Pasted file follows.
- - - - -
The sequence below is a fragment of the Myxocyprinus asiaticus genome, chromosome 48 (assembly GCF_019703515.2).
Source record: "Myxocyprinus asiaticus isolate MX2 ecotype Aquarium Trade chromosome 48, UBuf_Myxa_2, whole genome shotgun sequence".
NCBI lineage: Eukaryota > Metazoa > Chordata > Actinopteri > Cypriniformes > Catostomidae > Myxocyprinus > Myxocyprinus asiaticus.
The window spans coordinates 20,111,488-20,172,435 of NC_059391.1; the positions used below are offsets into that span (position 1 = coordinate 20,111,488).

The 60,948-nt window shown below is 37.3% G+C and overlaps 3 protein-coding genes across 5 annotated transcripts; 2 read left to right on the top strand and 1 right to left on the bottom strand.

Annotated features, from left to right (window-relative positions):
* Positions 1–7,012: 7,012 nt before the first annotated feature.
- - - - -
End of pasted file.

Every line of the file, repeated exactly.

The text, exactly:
The sequence below is a fragment of the Myxocyprinus asiaticus genome, chromosome 48 (assembly GCF_019703515.2).
Source record: "Myxocyprinus asiaticus isolate MX2 ecotype Aquarium Trade chromosome 48, UBuf_Myxa_2, whole genome shotgun sequence".
NCBI lineage: Eukaryota > Metazoa > Chordata > Actinopteri > Cypriniformes > Catostomidae > Myxocyprinus > Myxocyprinus asiaticus.
The window spans coordinates 20,111,488-20,172,435 of NC_059391.1; the positions used below are offsets into that span (position 1 = coordinate 20,111,488).

The 60,948-nt window shown below is 37.3% G+C and overlaps 3 protein-coding genes across 5 annotated transcripts; 2 read left to right on the top strand and 1 right to left on the bottom strand.

Annotated features, from left to right (window-relative positions):
* Positions 1–7,012: 7,012 nt before the first annotated feature.